Professor whose BBC interview became an internet sensation appears on news again

Gatecrashing kids return to delight BBC News viewers Television

'BBC Dad' and his kids return to TV to brighten these dark times

"This is spring season in Korea, so we try to go see the flowers and trees - and they can shout and scream".

Robert Kelly, a political scientist living with his wife and two children in Busan, South Korea, returned for his latest appearance with the British broadcaster to talk about the corona virus and what his family has been like ready at home - a subject Kelly and his wife, Jung-a Kim, are basically experts on.

After his 2017 interview was shared across the internet, Kelly said that many parents reached out to him.

Not to be outdone, baby James soon rolled into view in his stroller, swiftly followed by Kelly's very stressed and very mortified wife, Kim Jung-a, who quickly took the kids out of the room.

He added that he thinks people in South Korea, where the Kelly family lives, are dealing with isolation well and are following the government's advice. "I think social compliance here has been pretty high".

"Three weeks ago it was very very hard", Kelly said. "You don't see the kind of stuff that you've seen in the United States, with like people crowding beaches and people refusing to stay off the subways and stuff like that". The South Koreans have responded really well, which is why the curve has flattened out to just 100 a day. "So it's actually been pretty successful".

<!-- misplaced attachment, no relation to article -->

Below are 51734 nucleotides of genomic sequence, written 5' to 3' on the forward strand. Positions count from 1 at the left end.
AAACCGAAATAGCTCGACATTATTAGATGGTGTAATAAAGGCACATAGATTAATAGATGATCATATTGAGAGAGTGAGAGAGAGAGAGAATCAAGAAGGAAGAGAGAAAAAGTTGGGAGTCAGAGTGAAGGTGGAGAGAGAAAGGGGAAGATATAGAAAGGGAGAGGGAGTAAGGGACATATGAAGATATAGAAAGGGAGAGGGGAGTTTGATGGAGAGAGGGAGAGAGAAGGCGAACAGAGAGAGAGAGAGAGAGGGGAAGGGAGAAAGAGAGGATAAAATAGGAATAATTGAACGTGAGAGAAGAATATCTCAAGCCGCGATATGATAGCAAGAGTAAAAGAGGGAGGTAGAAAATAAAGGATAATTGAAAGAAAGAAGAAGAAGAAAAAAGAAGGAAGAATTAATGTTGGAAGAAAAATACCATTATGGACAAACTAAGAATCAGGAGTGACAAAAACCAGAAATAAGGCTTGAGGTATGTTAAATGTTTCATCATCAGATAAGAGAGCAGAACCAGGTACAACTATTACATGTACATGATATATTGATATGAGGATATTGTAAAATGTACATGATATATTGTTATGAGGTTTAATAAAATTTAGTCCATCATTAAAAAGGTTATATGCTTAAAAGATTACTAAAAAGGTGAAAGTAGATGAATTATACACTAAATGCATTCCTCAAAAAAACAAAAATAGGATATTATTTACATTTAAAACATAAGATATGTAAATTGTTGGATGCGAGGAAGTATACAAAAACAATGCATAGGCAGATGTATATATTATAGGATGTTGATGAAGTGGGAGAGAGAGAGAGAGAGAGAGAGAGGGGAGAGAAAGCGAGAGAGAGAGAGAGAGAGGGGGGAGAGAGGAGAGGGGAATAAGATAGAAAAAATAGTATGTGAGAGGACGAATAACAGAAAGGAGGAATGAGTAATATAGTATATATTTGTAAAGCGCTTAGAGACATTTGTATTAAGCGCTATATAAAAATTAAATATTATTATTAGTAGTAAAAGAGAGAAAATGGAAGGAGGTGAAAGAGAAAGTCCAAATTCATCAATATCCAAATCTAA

In an amusing throwback to their original TV cameo, Professor Kelly remarks, "Sorry, my kids".

"Oh no, you should never apologize, it's something you can never apologize for the moment". "It's part of the scene".

"There he goes!" Kelly said.

"This is what happens when I sit down at my desk now to try to work", Kelly said via Twitter, posting a photo of his pajama-clad son perched on his shoulders.

As quarantine moves on, Kelly wants to remind employers to be kind to their workers with young children. "After two weeks penned up in the house, those kids are gonna be climbing the walls".

"Many of the comments we received were from parents who had had similar experiences, such as locking themselves in the bathroom so their kids could not interrupt a radio interview", Kelly wrote in a 2018 article for the Interpreter.

Flash onward to 2020's coronavirus pandemic, as well as several moms and dads possibly really feel a great deal like Kelly many thanks to an untidy combination of college closures, individuals functioning from residence as well as Zoom seminars.

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